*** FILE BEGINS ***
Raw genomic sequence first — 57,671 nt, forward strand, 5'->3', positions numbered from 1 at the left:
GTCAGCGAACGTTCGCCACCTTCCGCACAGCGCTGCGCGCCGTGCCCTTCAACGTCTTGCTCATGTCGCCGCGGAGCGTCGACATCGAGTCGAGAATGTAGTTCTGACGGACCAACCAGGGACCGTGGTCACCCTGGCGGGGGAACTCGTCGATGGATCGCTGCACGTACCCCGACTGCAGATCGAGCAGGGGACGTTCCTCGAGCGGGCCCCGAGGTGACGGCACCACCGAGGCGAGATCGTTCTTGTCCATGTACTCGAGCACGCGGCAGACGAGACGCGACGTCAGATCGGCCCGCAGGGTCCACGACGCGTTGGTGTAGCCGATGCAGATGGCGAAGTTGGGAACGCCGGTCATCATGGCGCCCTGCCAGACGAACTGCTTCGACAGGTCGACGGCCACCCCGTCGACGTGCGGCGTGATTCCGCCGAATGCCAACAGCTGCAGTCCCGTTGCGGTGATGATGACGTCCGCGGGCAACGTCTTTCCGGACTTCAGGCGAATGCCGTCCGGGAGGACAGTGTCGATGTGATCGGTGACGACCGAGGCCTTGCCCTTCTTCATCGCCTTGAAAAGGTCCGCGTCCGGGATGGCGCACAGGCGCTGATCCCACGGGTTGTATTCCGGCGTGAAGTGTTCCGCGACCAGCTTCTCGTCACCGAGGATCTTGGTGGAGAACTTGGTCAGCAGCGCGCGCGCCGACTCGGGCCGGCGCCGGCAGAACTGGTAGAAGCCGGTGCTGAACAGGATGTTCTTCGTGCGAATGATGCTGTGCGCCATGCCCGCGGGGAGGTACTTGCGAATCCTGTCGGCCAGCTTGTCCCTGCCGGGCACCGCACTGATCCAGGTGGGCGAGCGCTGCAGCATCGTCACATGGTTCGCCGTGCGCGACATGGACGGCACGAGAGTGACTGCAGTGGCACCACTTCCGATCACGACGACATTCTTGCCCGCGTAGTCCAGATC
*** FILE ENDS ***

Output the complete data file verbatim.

Raw genomic sequence first — 57,671 nt, forward strand, 5'->3', positions numbered from 1 at the left:
GTCAGCGAACGTTCGCCACCTTCCGCACAGCGCTGCGCGCCGTGCCCTTCAACGTCTTGCTCATGTCGCCGCGGAGCGTCGACATCGAGTCGAGAATGTAGTTCTGACGGACCAACCAGGGACCGTGGTCACCCTGGCGGGGGAACTCGTCGATGGATCGCTGCACGTACCCCGACTGCAGATCGAGCAGGGGACGTTCCTCGAGCGGGCCCCGAGGTGACGGCACCACCGAGGCGAGATCGTTCTTGTCCATGTACTCGAGCACGCGGCAGACGAGACGCGACGTCAGATCGGCCCGCAGGGTCCACGACGCGTTGGTGTAGCCGATGCAGATGGCGAAGTTGGGAACGCCGGTCATCATGGCGCCCTGCCAGACGAACTGCTTCGACAGGTCGACGGCCACCCCGTCGACGTGCGGCGTGATTCCGCCGAATGCCAACAGCTGCAGTCCCGTTGCGGTGATGATGACGTCCGCGGGCAACGTCTTTCCGGACTTCAGGCGAATGCCGTCCGGGAGGACAGTGTCGATGTGATCGGTGACGACCGAGGCCTTGCCCTTCTTCATCGCCTTGAAAAGGTCCGCGTCCGGGATGGCGCACAGGCGCTGATCCCACGGGTTGTATTCCGGCGTGAAGTGTTCCGCGACCAGCTTCTCGTCACCGAGGATCTTGGTGGAGAACTTGGTCAGCAGCGCGCGCGCCGACTCGGGCCGGCGCCGGCAGAACTGGTAGAAGCCGGTGCTGAACAGGATGTTCTTCGTGCGAATGATGCTGTGCGCCATGCCCGCGGGGAGGTACTTGCGAATCCTGTCGGCCAGCTTGTCCCTGCCGGGCACCGCACTGATCCAGGTGGGCGAGCGCTGCAGCATCGTCACATGGTTCGCCGTGCGCGACATGGACGGCACGAGAGTGACTGCAGTGGCACCACTTCCGATCACGACGACATTCTTGCCCGCGTAGTCCAGATC